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Annual and interannual CO2 exchanges of the terrestrial biosphere: process-based simulations and uncertainties

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http://pubman.mpdl.mpg.de/cone/persons/resource/persons62440

Knorr,  W.
Department Biogeochemical Synthesis, Prof. C. Prentice, Max Planck Institute for Biogeochemistry, Max Planck Society;

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Knorr, W. (2000). Annual and interannual CO2 exchanges of the terrestrial biosphere: process-based simulations and uncertainties. Global Ecology and Biogeography, 9(3), 225-252.


Cite as: http://hdl.handle.net/11858/00-001M-0000-000E-CCA1-B
Abstract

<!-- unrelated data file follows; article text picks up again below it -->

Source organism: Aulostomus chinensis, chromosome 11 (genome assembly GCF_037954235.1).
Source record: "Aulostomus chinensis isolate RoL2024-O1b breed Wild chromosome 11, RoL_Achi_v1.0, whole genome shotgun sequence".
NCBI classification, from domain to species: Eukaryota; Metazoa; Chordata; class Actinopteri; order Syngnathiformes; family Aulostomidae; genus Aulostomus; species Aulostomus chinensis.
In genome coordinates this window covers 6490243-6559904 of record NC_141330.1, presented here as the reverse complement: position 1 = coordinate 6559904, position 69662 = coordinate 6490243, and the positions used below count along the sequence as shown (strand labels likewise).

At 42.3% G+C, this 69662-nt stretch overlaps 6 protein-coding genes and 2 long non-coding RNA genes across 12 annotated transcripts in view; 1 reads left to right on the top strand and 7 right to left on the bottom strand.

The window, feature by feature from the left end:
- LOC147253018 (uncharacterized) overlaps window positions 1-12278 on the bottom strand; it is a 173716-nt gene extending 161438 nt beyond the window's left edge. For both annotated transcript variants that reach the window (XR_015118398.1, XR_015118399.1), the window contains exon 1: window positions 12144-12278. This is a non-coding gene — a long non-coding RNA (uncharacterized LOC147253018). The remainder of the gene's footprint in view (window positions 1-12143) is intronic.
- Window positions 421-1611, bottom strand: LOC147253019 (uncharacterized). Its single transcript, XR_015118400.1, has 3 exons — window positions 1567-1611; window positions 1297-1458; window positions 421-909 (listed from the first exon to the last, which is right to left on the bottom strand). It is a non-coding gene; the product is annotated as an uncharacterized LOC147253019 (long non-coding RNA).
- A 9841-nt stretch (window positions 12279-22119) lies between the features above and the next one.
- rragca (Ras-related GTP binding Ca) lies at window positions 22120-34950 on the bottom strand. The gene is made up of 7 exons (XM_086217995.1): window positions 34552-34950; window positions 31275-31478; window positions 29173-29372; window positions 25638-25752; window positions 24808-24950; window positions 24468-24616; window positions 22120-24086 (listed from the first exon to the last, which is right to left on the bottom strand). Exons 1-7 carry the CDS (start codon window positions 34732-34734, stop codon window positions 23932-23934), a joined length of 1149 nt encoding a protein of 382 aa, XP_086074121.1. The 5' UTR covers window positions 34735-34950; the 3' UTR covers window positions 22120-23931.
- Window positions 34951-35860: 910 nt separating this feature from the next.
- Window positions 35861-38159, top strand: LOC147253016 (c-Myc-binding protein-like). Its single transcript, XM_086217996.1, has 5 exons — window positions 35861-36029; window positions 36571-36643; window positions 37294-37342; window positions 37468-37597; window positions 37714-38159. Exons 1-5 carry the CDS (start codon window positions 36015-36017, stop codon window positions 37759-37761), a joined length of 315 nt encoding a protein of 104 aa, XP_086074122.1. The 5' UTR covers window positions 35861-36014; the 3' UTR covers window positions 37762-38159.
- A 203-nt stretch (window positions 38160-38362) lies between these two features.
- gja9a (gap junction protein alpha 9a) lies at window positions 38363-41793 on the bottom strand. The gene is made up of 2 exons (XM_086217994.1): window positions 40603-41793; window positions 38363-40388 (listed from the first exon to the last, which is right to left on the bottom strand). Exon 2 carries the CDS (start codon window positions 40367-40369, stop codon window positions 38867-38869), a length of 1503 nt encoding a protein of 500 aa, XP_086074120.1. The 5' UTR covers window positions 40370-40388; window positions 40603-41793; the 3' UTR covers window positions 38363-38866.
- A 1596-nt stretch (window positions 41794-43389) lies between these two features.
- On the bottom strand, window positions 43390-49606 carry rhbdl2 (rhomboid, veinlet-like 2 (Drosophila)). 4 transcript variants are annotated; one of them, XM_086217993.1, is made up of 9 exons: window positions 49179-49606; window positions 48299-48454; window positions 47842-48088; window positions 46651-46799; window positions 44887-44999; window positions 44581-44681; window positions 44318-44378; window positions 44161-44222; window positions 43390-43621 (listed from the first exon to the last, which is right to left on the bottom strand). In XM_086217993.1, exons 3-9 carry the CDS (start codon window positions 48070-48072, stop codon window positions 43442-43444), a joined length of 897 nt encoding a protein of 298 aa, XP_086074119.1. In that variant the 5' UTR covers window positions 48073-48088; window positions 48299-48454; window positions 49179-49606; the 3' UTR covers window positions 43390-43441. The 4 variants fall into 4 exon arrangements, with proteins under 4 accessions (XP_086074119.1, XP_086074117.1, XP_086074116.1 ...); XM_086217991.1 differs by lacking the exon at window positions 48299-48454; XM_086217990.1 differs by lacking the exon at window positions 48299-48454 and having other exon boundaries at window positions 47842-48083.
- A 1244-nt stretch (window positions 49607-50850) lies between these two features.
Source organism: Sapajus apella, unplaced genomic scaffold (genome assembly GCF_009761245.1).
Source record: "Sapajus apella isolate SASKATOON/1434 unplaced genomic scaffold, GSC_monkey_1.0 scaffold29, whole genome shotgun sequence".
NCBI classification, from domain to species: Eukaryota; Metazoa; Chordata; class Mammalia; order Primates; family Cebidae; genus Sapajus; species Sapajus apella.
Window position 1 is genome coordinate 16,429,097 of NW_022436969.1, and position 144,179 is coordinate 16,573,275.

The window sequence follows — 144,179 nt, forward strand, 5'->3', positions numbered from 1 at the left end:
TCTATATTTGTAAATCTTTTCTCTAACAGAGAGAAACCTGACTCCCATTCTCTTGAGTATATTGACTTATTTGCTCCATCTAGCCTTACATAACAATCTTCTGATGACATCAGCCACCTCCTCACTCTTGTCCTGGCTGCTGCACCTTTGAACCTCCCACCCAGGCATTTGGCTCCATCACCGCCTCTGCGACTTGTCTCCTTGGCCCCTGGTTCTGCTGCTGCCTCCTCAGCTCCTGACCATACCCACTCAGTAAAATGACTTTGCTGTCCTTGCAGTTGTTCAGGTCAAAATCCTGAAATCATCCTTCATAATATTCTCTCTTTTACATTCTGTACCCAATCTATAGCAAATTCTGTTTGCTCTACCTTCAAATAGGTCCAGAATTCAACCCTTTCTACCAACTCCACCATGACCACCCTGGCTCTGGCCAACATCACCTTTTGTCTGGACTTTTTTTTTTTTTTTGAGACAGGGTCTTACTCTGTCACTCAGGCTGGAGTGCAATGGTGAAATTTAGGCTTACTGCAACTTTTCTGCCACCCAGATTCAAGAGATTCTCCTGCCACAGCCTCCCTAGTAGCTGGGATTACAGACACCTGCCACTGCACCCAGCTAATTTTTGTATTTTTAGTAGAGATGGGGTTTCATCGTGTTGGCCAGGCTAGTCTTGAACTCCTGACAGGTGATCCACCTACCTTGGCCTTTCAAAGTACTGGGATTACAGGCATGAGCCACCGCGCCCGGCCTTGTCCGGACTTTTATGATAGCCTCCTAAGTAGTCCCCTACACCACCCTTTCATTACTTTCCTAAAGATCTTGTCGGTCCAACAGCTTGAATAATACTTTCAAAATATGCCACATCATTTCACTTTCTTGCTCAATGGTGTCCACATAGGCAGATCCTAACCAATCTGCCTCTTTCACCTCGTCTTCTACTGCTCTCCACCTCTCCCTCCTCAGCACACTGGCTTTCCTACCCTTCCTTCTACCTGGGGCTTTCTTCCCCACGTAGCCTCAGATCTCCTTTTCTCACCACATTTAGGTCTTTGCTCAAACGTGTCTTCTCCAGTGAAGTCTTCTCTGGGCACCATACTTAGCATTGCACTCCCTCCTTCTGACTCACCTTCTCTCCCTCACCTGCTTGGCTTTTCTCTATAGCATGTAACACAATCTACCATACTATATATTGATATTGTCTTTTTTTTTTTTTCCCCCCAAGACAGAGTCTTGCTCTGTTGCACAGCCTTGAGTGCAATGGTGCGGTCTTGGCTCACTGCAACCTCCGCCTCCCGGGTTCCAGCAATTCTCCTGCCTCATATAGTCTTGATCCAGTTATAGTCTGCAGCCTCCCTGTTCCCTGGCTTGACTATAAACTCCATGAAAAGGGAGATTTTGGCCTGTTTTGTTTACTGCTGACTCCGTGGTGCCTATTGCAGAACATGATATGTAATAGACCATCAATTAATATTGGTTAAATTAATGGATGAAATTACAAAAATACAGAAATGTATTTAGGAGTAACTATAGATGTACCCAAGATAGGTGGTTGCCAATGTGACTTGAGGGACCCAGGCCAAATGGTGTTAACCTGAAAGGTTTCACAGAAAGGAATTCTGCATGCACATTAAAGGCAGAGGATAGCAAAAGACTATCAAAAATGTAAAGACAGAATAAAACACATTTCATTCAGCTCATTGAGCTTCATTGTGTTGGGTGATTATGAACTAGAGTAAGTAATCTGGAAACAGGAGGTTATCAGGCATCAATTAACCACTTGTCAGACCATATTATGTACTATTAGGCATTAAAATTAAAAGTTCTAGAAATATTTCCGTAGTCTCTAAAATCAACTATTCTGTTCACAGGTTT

1 Assessments of climate change impacts on the global carbon cycle have to rely on accurate models describing the contribution of the terrestrial biosphere. Interannual climate fluctuations provide an ideal test case for their reliability because results can be checked against atmospheric measurements. 2 Intercomparisons have so far shown rather large discrepancies between the results of different terrestrial ecosystem models, especially for net primary productivity (NPP). Therefore, identification of the processes contributing most to modelling uncertainties is another necessary step towards more reliable predictions. 3 The Biosphere Energy-Transfer and Hydrology model (BETHY) is used to simulate global photosynthesis, and plant and soil respiration embedded within the full energy and water balance, based on 13 years of meteorological data. A series of sensitivity experiments is defined to assess the effects of estimated global uncertainties in a range of parameters. 4 It is found that modelling uncertainties are responsible for a large range of computed values of global annual NPP, while interannual climate fluctuations create only relatively minor changes. These fluctuations, however, are responsible for imbalances between carbon uptake by and release from the terrestrial biosphere, creating interannual fluctuations of the net biosphere-atmosphere CO2 exchange. Here, different model versions tend to agree with each other, which indicates that the net flux is generally better constrained than average NPP. A comparison with net fluxes derived from atmospheric CO2 data shows a good agreement for most models. 5 The results support the hypothesis that at the time scale of a decade, the terrestrial biosphere causes most of the interannual fluctuations of atmospheric CO2 concentrations, with the tropics playing a dominant role. They also indicate that modelling uncertainties for the net carbon exchanges tend to be less pronounced than for NPP. The method presented here, applied to other modelling studies, should also help in the identification of major uncertainties in biosphere process description, eventually leading to improved predictive capabilities of such models. [References: 112]